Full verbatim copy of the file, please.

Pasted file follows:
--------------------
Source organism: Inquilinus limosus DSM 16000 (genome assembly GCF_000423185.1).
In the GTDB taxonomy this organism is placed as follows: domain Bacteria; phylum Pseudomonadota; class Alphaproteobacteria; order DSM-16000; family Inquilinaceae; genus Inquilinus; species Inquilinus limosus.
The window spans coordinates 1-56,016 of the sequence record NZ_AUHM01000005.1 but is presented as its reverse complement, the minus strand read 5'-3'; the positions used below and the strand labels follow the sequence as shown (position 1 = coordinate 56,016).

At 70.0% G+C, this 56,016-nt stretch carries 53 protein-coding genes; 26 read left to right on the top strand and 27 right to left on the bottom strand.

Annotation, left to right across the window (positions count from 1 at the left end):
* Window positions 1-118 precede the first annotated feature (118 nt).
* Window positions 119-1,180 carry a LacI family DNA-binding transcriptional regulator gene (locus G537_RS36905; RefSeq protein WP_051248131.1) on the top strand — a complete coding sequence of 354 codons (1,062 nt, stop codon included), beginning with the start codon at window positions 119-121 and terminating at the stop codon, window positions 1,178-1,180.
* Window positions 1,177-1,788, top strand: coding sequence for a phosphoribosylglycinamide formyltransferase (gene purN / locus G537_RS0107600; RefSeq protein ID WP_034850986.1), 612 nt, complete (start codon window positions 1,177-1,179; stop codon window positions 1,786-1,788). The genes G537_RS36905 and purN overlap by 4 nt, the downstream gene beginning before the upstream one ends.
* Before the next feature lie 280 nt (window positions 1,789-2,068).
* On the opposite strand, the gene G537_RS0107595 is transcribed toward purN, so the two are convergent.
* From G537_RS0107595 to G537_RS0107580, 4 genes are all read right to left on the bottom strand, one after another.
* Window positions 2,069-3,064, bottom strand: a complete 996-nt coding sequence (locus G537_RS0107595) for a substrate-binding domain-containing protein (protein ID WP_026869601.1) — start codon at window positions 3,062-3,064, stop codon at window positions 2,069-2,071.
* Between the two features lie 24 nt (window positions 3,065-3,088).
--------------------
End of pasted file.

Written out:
Source organism: Inquilinus limosus DSM 16000 (genome assembly GCF_000423185.1).
In the GTDB taxonomy this organism is placed as follows: domain Bacteria; phylum Pseudomonadota; class Alphaproteobacteria; order DSM-16000; family Inquilinaceae; genus Inquilinus; species Inquilinus limosus.
The window spans coordinates 1-56,016 of the sequence record NZ_AUHM01000005.1 but is presented as its reverse complement, the minus strand read 5'-3'; the positions used below and the strand labels follow the sequence as shown (position 1 = coordinate 56,016).

At 70.0% G+C, this 56,016-nt stretch carries 53 protein-coding genes; 26 read left to right on the top strand and 27 right to left on the bottom strand.

Annotation, left to right across the window (positions count from 1 at the left end):
* Window positions 1-118 precede the first annotated feature (118 nt).
* Window positions 119-1,180 carry a LacI family DNA-binding transcriptional regulator gene (locus G537_RS36905; RefSeq protein WP_051248131.1) on the top strand — a complete coding sequence of 354 codons (1,062 nt, stop codon included), beginning with the start codon at window positions 119-121 and terminating at the stop codon, window positions 1,178-1,180.
* Window positions 1,177-1,788, top strand: coding sequence for a phosphoribosylglycinamide formyltransferase (gene purN / locus G537_RS0107600; RefSeq protein ID WP_034850986.1), 612 nt, complete (start codon window positions 1,177-1,179; stop codon window positions 1,786-1,788). The genes G537_RS36905 and purN overlap by 4 nt, the downstream gene beginning before the upstream one ends.
* Before the next feature lie 280 nt (window positions 1,789-2,068).
* On the opposite strand, the gene G537_RS0107595 is transcribed toward purN, so the two are convergent.
* From G537_RS0107595 to G537_RS0107580, 4 genes are all read right to left on the bottom strand, one after another.
* Window positions 2,069-3,064, bottom strand: a complete 996-nt coding sequence (locus G537_RS0107595) for a substrate-binding domain-containing protein (protein ID WP_026869601.1) — start codon at window positions 3,062-3,064, stop codon at window positions 2,069-2,071.
* Between the two features lie 24 nt (window positions 3,065-3,088).